What do you consider to be the key drivers of your group’s effectiveness?
Is it your ability to raise and address difficult issues? Is it your skill at being able to come to alignment on common goals or objectives? Perhaps it’s your ability to subordinate your personal agendas for the common good?
Whichever one it is, the prerequisite for all of these is the ability to have open, honest and straight conversations. However, it’s not what you can talk about that makes a difference at work – it’s what you can’t talk about. It’s always what you are not dealing with that’s controlling and shaping your team.
Take the following true story, as just one example, I was working with the senior managers of a global technology company that was trying to improve its performance. In an attempt to take stock of the biggest issues so that we could address them, each function presented their biggest frustrations.
The Sales managers, in a very open, direct yet productive way and atmosphere gave their Manufacturing colleagues the following feedback: “You don’t keep the production deadlines we set. Your output has many issues and flaws and you are not responsive when we need you to fix errors.”
The managers of Manufacturing said back to the Engineering managers: “You build new technology prototypes, which you design in partnership with the sales group and then sell to the customers in aggressive timelines. But you don’t seek our input about the design or consult with us about our ability to build these.”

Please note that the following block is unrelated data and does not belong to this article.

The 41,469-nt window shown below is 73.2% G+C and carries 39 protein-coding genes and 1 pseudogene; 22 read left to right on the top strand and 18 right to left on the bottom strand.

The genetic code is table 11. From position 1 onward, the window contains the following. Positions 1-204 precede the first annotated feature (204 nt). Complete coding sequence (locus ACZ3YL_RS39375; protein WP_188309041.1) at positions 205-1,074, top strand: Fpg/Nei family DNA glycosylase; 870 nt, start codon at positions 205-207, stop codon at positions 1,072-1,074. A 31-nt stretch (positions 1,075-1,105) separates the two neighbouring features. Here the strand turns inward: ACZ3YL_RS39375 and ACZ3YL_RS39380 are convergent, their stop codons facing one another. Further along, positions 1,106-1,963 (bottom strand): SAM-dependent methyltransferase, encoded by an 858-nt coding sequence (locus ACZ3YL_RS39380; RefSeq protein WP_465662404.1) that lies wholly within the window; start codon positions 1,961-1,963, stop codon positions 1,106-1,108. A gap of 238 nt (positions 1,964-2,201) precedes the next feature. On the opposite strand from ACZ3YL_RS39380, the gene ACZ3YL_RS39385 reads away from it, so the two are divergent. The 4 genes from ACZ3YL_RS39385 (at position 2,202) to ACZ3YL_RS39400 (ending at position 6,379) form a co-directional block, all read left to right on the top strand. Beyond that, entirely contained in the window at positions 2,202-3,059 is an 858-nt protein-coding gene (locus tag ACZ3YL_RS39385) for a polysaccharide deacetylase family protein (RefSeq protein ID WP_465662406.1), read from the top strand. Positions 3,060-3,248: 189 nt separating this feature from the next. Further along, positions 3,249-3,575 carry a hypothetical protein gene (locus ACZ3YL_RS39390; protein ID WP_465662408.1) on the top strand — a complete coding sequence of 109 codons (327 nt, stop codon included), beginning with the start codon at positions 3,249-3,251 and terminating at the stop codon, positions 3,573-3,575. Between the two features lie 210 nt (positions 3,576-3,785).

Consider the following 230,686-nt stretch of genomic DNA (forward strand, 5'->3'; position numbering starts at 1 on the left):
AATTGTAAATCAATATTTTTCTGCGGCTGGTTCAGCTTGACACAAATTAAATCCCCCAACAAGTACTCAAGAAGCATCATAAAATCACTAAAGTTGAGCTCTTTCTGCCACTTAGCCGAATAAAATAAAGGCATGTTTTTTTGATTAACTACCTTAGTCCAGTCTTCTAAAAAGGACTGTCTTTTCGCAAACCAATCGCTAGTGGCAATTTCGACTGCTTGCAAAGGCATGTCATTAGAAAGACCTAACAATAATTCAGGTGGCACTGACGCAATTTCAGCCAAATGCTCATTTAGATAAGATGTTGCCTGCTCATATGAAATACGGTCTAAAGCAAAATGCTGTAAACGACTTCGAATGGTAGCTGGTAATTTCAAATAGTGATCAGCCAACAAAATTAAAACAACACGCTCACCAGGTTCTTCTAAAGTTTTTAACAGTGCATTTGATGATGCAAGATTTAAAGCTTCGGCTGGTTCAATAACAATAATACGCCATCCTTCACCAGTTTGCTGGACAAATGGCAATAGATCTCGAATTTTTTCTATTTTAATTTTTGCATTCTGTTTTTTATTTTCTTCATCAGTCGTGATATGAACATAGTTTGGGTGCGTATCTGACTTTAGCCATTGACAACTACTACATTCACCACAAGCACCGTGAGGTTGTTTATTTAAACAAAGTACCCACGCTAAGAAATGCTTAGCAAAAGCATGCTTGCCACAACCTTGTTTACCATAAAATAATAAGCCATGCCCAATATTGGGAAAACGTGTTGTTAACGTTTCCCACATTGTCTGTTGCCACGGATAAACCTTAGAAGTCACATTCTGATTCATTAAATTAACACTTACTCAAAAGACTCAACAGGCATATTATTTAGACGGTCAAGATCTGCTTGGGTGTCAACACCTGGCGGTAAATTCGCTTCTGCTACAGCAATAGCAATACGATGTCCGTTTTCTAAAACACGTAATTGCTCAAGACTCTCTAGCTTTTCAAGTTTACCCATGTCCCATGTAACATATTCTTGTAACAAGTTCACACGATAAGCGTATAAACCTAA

They continued, “The customers love your vision, but when engineering hands off the design to us we struggle to deliver what you promised. In addition, our people feel demotivated as Sales views us as ‘business inhibitors’ and ‘obstacles to success’. The net result is poor customer satisfaction, loss of customers, poor product quality and lots of failures in delivery, which we are often unfairly blamed for.”
I can give you hundreds of examples of this type of disconnect between teams and functions in organizations. So, if you want things to be different in your organization, you have to develop the willingness and ability to talk about what you are not talking about.
Just a word of caution, before you ask the different functions to share their biggest frustrations and complaints about other functions make sure everyone is committed to a productive and empowering exercise where ‘learning from our mistakes’ is more important than ‘blame and who’s at fault.’
Returning to the story above – within 18 months, both profitability and customer satisfaction soared as a result of a new level of communication, alignment and partnership between Sales, Engineering and Manufacturing.
The bottom line is that you have to be honest about things that are not working company-wide. If everyone knows people are nervous about layoffs, competition or market changes, put it on the table. Discuss it.
One of the management myths is that you have to always be positive and pump people up. But the most refreshing thing is honesty — both about the good and the bad!